Right now, we are being bombarded with information about the coronavirus and it's current and future impact on our communities and the entire world. It's so hard to read and sift through all of the information to feel well informed. Even if you still think this is being blown out of proportion and sensationalized, you must admit that keeping an open mind is better that shutting yourself off and sitting in denial of what is and might be happening.

Because I myself am overwhelmed and confused, I have tried to find information that speaks in laymen's terms. Things that are easier to understand and apply to my everyday. These are some things I have found.

The first is from an article written my a doctor in Toronto, Canada. I saw it on my friend Crystal's FB page. It speaks volumes about how we all behave, and more importantly should, behave in a crisis.

The other article is from Newsweek written by a doctor on the front lines of the coronavirus in Italy. At this time, the county is shut down and fighting the virus the best they can. She writes of the mistakes that Italy made in it's anticipation and preparation of the virus threat, where they are now in their fight and her heartfelt warning to the United States. She asks us to learn from Italy, to not make the same mistakes and to be more proactive and aggressive in our containment of the virus. She writes -

I'm a doctor in a major hospital in Western Europe. Watching you Americans (and you, Brits) in these still-early days of the coronavirus pandemic is like watching a familiar horror movie, where the protagonists, yet again, split into pairs or decide to take a tour of a dark basement.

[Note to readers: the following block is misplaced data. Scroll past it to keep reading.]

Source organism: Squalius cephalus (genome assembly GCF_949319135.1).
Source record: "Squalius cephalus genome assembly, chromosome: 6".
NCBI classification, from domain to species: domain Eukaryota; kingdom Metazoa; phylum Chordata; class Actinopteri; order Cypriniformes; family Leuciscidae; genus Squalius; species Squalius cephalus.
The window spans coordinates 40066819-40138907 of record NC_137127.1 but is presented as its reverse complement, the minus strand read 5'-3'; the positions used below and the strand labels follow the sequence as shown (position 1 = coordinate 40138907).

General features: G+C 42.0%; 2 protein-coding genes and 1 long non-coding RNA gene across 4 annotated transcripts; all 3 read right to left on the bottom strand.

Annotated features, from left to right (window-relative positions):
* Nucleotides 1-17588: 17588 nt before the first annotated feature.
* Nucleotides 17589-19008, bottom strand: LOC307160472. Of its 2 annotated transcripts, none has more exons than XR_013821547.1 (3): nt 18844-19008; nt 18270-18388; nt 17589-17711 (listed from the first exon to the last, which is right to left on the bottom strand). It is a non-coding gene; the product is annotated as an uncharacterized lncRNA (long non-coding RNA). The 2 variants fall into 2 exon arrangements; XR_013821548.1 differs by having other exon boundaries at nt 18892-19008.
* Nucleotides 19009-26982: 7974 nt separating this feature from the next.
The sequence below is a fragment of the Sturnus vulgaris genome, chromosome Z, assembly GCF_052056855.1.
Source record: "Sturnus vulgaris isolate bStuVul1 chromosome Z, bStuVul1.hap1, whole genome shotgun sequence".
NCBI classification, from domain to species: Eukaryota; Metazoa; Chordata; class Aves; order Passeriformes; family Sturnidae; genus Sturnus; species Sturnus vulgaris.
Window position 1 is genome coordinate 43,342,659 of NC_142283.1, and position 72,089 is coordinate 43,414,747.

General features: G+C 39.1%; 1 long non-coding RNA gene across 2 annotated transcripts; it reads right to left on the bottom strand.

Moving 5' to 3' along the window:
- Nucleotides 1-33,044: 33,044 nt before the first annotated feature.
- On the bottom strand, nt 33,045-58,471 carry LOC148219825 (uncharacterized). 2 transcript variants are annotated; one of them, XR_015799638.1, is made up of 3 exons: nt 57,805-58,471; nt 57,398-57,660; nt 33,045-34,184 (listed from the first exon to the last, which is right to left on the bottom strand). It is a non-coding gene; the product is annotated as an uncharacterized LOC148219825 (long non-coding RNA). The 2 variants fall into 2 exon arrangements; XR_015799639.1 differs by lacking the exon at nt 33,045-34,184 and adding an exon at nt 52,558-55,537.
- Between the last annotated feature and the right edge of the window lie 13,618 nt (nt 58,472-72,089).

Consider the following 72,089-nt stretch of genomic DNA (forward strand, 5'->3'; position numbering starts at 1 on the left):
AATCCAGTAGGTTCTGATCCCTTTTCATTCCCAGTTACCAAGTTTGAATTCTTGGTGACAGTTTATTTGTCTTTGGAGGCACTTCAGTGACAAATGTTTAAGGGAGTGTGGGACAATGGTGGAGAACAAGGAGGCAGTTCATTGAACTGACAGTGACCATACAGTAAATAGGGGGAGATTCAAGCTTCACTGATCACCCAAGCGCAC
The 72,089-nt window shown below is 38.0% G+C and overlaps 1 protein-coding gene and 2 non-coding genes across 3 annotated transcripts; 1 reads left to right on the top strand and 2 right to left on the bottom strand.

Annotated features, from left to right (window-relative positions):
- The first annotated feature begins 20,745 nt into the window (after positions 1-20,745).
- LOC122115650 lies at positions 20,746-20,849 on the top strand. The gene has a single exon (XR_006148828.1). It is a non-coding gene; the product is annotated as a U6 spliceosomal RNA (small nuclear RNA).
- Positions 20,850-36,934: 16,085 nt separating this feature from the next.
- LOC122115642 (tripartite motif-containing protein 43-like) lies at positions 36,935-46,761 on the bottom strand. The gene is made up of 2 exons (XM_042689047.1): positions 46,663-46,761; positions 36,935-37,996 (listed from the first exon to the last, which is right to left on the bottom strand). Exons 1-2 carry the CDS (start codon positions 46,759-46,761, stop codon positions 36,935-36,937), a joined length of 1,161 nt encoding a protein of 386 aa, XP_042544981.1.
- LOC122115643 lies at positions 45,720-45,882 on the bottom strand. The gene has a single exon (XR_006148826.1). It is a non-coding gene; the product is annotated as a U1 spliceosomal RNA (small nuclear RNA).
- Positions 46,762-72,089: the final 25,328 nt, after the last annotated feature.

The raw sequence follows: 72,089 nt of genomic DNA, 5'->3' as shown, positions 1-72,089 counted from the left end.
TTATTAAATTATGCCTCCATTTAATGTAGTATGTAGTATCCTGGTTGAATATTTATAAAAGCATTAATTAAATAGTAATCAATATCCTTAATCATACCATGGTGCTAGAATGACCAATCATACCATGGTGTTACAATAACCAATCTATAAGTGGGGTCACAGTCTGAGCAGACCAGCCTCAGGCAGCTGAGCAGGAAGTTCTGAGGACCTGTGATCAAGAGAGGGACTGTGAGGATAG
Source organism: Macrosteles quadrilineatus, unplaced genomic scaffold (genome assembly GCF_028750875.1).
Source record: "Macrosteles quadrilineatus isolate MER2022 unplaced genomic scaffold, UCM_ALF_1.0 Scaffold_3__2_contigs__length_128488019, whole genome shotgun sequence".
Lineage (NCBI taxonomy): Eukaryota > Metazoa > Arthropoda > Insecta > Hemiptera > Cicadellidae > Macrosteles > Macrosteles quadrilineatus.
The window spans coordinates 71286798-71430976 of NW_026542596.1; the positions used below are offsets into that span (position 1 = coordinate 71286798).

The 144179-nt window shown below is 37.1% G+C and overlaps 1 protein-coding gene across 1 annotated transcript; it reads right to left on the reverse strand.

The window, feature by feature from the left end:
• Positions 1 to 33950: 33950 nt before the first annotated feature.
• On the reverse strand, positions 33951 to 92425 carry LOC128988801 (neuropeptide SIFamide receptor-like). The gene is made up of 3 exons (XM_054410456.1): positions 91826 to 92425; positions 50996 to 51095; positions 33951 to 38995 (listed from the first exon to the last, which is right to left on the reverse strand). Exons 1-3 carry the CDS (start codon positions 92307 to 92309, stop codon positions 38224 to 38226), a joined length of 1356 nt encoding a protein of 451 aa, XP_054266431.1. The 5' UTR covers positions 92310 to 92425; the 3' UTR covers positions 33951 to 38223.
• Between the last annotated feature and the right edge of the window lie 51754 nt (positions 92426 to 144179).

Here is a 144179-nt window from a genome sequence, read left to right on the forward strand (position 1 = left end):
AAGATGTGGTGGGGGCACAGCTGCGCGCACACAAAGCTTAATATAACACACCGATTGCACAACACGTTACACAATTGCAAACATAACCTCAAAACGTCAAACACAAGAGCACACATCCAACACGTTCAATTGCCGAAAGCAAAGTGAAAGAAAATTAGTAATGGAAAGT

She goes on to say,

But why the urgency, if most people survive?

Here's why: Fatality is the wrong yardstick. Catching the virus can mess up your life in many, many more ways than just straight-up killing you. "We are all young"—okay. "Even if we get the bug, we will survive"—fantastic. How about needing four months of physical therapy before you even feel human again. Or getting scar tissue in your lungs and having your activity level restricted for the rest of your life. Not to mention having every chance of catching another bug in hospital, while you're being treated or waiting to get checked with an immune system distracted even by the false alarm of an ordinary flu. No travel for leisure or business is worth this risk.

Now, odds are, you might catch coronavirus and might not even get symptoms. Great. Good for you. Very bad for everyone else, from your own grandparents to the random older person who got on the subway train a stop or two after you got off. You're fine, you're barely even sneezing or coughing, but you're walking around and you kill a couple of old ladies without even knowing it. Is that fair? You tell me.

It's the civic and moral duty of every person, everywhere, to take part in the global effort to reduce this threat to humanity. To postpone any movement or travel that are not vitally essential, and to spread the disease as little as possible. Have your fun in June, July and August when this—hopefully—is over. Stay safe. Good luck.